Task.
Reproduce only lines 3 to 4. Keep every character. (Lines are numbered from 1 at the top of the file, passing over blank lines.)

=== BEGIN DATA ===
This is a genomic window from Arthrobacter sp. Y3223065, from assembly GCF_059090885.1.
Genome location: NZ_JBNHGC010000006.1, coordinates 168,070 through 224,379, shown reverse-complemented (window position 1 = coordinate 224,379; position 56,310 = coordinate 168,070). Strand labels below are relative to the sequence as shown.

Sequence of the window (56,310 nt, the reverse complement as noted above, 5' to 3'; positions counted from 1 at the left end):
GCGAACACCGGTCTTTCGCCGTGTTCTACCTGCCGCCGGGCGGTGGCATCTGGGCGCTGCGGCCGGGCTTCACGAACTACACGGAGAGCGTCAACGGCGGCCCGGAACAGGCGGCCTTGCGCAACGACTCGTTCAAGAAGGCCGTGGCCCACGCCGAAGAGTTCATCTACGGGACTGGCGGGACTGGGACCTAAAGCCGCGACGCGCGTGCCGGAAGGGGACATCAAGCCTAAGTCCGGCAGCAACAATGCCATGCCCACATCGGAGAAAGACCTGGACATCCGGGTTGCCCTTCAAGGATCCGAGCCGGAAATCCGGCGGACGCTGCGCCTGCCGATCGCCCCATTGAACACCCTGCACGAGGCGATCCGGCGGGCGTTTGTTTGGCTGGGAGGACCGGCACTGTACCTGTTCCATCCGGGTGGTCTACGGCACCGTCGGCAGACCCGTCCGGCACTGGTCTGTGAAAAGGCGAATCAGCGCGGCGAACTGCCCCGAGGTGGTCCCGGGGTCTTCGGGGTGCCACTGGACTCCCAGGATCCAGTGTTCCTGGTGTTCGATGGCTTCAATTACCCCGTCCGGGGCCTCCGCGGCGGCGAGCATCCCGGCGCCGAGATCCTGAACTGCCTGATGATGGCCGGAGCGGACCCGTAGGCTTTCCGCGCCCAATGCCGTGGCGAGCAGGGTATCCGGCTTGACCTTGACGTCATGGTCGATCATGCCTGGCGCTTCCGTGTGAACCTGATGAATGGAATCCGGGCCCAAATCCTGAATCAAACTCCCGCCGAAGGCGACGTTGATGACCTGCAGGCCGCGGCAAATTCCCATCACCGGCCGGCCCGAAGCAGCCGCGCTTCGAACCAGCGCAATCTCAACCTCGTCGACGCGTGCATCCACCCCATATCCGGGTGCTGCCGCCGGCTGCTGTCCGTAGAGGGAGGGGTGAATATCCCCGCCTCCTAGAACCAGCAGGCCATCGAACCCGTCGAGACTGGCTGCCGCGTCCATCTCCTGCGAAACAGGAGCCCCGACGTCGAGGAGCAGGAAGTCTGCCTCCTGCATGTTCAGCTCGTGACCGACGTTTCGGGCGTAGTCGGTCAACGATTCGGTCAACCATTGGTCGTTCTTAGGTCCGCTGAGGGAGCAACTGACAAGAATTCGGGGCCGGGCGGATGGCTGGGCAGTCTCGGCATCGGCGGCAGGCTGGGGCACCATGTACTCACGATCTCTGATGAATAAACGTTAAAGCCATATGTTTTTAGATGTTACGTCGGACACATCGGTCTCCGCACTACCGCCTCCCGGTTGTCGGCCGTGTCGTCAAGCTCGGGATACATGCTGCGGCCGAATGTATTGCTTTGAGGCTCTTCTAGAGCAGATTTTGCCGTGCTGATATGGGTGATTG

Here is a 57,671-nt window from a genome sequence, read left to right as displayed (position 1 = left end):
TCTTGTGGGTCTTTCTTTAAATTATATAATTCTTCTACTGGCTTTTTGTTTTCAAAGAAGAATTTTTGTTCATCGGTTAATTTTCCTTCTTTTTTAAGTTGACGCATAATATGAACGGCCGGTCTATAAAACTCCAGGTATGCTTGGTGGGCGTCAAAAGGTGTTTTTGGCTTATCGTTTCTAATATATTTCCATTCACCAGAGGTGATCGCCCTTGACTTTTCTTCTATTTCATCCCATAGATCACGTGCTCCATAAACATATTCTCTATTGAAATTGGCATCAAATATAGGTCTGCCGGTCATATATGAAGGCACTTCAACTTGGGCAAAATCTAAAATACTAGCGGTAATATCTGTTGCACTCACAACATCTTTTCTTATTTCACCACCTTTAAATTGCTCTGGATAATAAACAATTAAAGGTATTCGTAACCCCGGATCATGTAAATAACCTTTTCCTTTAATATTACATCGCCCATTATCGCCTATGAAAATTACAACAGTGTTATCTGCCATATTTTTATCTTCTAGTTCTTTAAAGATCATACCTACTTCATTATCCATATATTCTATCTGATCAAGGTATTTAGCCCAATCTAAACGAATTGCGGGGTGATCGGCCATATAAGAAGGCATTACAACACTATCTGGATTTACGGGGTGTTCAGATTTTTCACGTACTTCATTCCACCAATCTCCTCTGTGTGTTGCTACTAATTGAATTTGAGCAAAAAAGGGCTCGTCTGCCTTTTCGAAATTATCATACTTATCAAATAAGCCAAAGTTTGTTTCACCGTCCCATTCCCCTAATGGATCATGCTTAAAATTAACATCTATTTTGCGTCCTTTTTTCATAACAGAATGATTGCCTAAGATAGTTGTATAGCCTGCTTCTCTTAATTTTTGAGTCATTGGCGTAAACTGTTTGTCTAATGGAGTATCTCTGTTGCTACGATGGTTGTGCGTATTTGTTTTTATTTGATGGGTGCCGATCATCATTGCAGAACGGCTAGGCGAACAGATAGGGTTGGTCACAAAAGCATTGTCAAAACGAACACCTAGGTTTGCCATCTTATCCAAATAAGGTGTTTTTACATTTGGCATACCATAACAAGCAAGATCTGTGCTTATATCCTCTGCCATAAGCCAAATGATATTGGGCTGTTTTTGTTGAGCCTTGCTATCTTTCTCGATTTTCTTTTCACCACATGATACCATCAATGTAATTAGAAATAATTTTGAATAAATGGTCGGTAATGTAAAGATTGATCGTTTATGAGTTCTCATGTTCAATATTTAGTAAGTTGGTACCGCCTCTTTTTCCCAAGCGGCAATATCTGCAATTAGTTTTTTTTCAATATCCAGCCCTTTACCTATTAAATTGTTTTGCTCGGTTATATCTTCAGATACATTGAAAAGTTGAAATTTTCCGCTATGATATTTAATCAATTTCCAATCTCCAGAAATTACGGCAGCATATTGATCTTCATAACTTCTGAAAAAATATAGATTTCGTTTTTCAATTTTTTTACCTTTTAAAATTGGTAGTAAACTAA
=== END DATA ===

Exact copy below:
Sequence of the window (56,310 nt, the reverse complement as noted above, 5' to 3'; positions counted from 1 at the left end):
GCGAACACCGGTCTTTCGCCGTGTTCTACCTGCCGCCGGGCGGTGGCATCTGGGCGCTGCGGCCGGGCTTCACGAACTACACGGAGAGCGTCAACGGCGGCCCGGAACAGGCGGCCTTGCGCAACGACTCGTTCAAGAAGGCCGTGGCCCACGCCGAAGAGTTCATCTACGGGACTGGCGGGACTGGGACCTAAAGCCGCGACGCGCGTGCCGGAAGGGGACATCAAGCCTAAGTCCGGCAGCAACAATGCCATGCCCACATCGGAGAAAGACCTGGACATCCGGGTTGCCCTTCAAGGATCCGAGCCGGAAATCCGGCGGACGCTGCGCCTGCCGATCGCCCCATTGAACACCCTGCACGAGGCGATCCGGCGGGCGTTTGTTTGGCTGGGAGGACCGGCACTGTACCTGTTCCATCCGGGTGGTCTACGGCACCGTCGGCAGACCCGTCCGGCACTGGTCTGTGAAAAGGCGAATCAGCGCGGCGAACTGCCCCGAGGTGGTCCCGGGGTCTTCGGGGTGCCACTGGACTCCCAGGATCCAGTGTTCCTGGTGTTCGATGGCTTCAATTACCCCGTCCGGGGCCTCCGCGGCGGCGAGCATCCCGGCGCCGAGATCCTGAACTGCCTGATGATGGCCGGAGCGGACCCGTAGGCTTTCCGCGCCCAATGCCGTGGCGAGCAGGGTATCCGGCTTGACCTTGACGTCATGGTCGATCATGCCTGGCGCTTCCGTGTGAACCTGATGAATGGAATCCGGGCCCAAATCCTGAATCAAACTCCCGCCGAAGGCGACGTTGATGACCTGCAGGCCGCGGCAAATTCCCATCACCGGCCGGCCCGAAGCAGCCGCGCTTCGAACCAGCGCAATCTCAACCTCGTCGACGCGTGCATCCACCCCATATCCGGGTGCTGCCGCCGGCTGCTGTCCGTAGAGGGAGGGGTGAATATCCCCGCCTCCTAGAACCAGCAGGCCATCGAACCCGTCGAGACTGGCTGCCGCGTCCATCTCCTGCGAAACAGGAGCCCCGACGTCGAGGAGCAGGAAGTCTGCCTCCTGCATGTTCAGCTCGTGACCGACGTTTCGGGCGTAGTCGGTCAACGATTCGGTCAACCATTGGTCGTTCTTAGGTCCGCTGAGGGAGCAACTGACAAGAATTCGGGGCCGGGCGGATGGCTGGGCAGTCTCGGCATCGGCGGCAGGCTGGGGCACCATGTACTCACGATCTCTGATGAATAAACGTTAAAGCCATATGTTTTTAGATGTTACGTCGGACACATCGGTCTCCGCACTACCGCCTCCCGGTTGTCGGCCGTGTCGTCAAGCTCGGGATACATGCTGCGGCCGAATGTATTGCTTTGAGGCTCTTCTAGAGCAGATTTTGCCGTGCTGATATGGGTGATTG